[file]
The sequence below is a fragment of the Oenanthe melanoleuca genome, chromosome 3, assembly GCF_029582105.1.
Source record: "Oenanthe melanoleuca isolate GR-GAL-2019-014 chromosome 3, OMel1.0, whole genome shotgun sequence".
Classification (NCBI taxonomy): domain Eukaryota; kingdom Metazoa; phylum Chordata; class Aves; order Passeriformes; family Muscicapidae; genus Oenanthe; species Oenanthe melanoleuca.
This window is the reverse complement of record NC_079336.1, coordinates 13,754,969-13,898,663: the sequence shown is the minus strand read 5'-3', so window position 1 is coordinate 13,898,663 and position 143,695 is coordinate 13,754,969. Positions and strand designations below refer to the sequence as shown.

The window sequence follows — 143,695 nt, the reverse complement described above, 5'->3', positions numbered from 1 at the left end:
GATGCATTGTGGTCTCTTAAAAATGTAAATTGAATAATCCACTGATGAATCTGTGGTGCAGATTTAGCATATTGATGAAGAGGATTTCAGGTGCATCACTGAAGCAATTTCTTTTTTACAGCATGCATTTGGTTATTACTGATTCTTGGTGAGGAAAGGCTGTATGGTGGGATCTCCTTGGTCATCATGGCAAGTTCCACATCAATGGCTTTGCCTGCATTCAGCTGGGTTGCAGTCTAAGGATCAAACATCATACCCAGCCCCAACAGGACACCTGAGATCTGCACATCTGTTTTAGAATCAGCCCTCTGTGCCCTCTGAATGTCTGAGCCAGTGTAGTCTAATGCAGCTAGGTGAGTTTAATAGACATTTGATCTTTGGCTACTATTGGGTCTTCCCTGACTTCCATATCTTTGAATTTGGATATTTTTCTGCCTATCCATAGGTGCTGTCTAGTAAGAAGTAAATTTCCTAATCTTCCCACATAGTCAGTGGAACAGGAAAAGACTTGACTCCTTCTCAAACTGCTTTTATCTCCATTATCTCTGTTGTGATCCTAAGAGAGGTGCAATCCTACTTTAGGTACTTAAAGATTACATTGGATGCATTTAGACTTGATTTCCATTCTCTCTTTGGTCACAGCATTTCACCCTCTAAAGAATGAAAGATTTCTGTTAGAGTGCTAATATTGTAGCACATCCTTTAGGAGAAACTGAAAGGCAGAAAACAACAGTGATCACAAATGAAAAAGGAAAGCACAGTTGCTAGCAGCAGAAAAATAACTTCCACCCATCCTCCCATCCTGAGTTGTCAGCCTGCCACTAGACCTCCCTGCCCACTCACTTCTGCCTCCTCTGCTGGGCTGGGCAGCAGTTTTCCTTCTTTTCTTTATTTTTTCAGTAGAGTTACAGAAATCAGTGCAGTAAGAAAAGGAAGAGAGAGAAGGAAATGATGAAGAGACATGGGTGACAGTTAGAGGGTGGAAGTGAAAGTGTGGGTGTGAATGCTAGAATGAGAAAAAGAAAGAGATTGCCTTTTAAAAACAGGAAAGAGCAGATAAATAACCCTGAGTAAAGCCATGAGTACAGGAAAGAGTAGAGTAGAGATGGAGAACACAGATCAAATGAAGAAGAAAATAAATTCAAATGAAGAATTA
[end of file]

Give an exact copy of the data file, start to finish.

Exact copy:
The sequence below is a fragment of the Oenanthe melanoleuca genome, chromosome 3, assembly GCF_029582105.1.
Source record: "Oenanthe melanoleuca isolate GR-GAL-2019-014 chromosome 3, OMel1.0, whole genome shotgun sequence".
Classification (NCBI taxonomy): domain Eukaryota; kingdom Metazoa; phylum Chordata; class Aves; order Passeriformes; family Muscicapidae; genus Oenanthe; species Oenanthe melanoleuca.
This window is the reverse complement of record NC_079336.1, coordinates 13,754,969-13,898,663: the sequence shown is the minus strand read 5'-3', so window position 1 is coordinate 13,898,663 and position 143,695 is coordinate 13,754,969. Positions and strand designations below refer to the sequence as shown.

The window sequence follows — 143,695 nt, the reverse complement described above, 5'->3', positions numbered from 1 at the left end:
GATGCATTGTGGTCTCTTAAAAATGTAAATTGAATAATCCACTGATGAATCTGTGGTGCAGATTTAGCATATTGATGAAGAGGATTTCAGGTGCATCACTGAAGCAATTTCTTTTTTACAGCATGCATTTGGTTATTACTGATTCTTGGTGAGGAAAGGCTGTATGGTGGGATCTCCTTGGTCATCATGGCAAGTTCCACATCAATGGCTTTGCCTGCATTCAGCTGGGTTGCAGTCTAAGGATCAAACATCATACCCAGCCCCAACAGGACACCTGAGATCTGCACATCTGTTTTAGAATCAGCCCTCTGTGCCCTCTGAATGTCTGAGCCAGTGTAGTCTAATGCAGCTAGGTGAGTTTAATAGACATTTGATCTTTGGCTACTATTGGGTCTTCCCTGACTTCCATATCTTTGAATTTGGATATTTTTCTGCCTATCCATAGGTGCTGTCTAGTAAGAAGTAAATTTCCTAATCTTCCCACATAGTCAGTGGAACAGGAAAAGACTTGACTCCTTCTCAAACTGCTTTTATCTCCATTATCTCTGTTGTGATCCTAAGAGAGGTGCAATCCTACTTTAGGTACTTAAAGATTACATTGGATGCATTTAGACTTGATTTCCATTCTCTCTTTGGTCACAGCATTTCACCCTCTAAAGAATGAAAGATTTCTGTTAGAGTGCTAATATTGTAGCACATCCTTTAGGAGAAACTGAAAGGCAGAAAACAACAGTGATCACAAATGAAAAAGGAAAGCACAGTTGCTAGCAGCAGAAAAATAACTTCCACCCATCCTCCCATCCTGAGTTGTCAGCCTGCCACTAGACCTCCCTGCCCACTCACTTCTGCCTCCTCTGCTGGGCTGGGCAGCAGTTTTCCTTCTTTTCTTTATTTTTTCAGTAGAGTTACAGAAATCAGTGCAGTAAGAAAAGGAAGAGAGAGAAGGAAATGATGAAGAGACATGGGTGACAGTTAGAGGGTGGAAGTGAAAGTGTGGGTGTGAATGCTAGAATGAGAAAAAGAAAGAGATTGCCTTTTAAAAACAGGAAAGAGCAGATAAATAACCCTGAGTAAAGCCATGAGTACAGGAAAGAGTAGAGTAGAGATGGAGAACACAGATCAAATGAAGAAGAAAATAAATTCAAATGAAGAATTA